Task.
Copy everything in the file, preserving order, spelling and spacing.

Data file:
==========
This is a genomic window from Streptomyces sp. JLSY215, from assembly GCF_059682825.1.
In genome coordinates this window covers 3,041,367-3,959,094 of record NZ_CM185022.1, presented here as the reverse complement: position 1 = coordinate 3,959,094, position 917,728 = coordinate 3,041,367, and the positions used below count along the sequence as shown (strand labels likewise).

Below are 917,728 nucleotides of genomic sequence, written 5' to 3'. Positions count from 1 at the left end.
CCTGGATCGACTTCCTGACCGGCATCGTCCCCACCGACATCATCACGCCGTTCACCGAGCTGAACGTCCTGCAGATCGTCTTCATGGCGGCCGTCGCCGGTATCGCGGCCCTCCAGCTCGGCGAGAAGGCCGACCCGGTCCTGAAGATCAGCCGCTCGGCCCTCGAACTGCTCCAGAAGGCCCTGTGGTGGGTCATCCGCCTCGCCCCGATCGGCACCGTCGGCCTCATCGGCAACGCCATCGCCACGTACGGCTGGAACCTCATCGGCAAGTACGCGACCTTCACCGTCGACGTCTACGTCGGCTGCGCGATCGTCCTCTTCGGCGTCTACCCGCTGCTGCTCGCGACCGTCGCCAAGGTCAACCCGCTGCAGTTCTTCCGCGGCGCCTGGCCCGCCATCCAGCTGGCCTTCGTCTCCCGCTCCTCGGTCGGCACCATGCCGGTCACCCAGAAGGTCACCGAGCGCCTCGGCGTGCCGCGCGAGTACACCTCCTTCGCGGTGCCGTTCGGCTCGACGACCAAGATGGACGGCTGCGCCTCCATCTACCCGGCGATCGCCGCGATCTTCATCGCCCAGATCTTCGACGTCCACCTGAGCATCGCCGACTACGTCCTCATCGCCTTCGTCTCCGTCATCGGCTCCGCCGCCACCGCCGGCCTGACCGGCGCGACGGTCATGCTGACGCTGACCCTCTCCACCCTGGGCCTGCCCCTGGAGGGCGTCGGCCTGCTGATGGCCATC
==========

This is a genomic window from Streptomyces sp. JLSY215, from assembly GCF_059682825.1.
In genome coordinates this window covers 3,041,367-3,959,094 of record NZ_CM185022.1, presented here as the reverse complement: position 1 = coordinate 3,959,094, position 917,728 = coordinate 3,041,367, and the positions used below count along the sequence as shown (strand labels likewise).

Below are 917,728 nucleotides of genomic sequence, written 5' to 3'. Positions count from 1 at the left end.
CCTGGATCGACTTCCTGACCGGCATCGTCCCCACCGACATCATCACGCCGTTCACCGAGCTGAACGTCCTGCAGATCGTCTTCATGGCGGCCGTCGCCGGTATCGCGGCCCTCCAGCTCGGCGAGAAGGCCGACCCGGTCCTGAAGATCAGCCGCTCGGCCCTCGAACTGCTCCAGAAGGCCCTGTGGTGGGTCATCCGCCTCGCCCCGATCGGCACCGTCGGCCTCATCGGCAACGCCATCGCCACGTACGGCTGGAACCTCATCGGCAAGTACGCGACCTTCACCGTCGACGTCTACGTCGGCTGCGCGATCGTCCTCTTCGGCGTCTACCCGCTGCTGCTCGCGACCGTCGCCAAGGTCAACCCGCTGCAGTTCTTCCGCGGCGCCTGGCCCGCCATCCAGCTGGCCTTCGTCTCCCGCTCCTCGGTCGGCACCATGCCGGTCACCCAGAAGGTCACCGAGCGCCTCGGCGTGCCGCGCGAGTACACCTCCTTCGCGGTGCCGTTCGGCTCGACGACCAAGATGGACGGCTGCGCCTCCATCTACCCGGCGATCGCCGCGATCTTCATCGCCCAGATCTTCGACGTCCACCTGAGCATCGCCGACTACGTCCTCATCGCCTTCGTCTCCGTCATCGGCTCCGCCGCCACCGCCGGCCTGACCGGCGCGACGGTCATGCTGACGCTGACCCTCTCCACCCTGGGCCTGCCCCTGGAGGGCGTCGGCCTGCTGATGGCCATC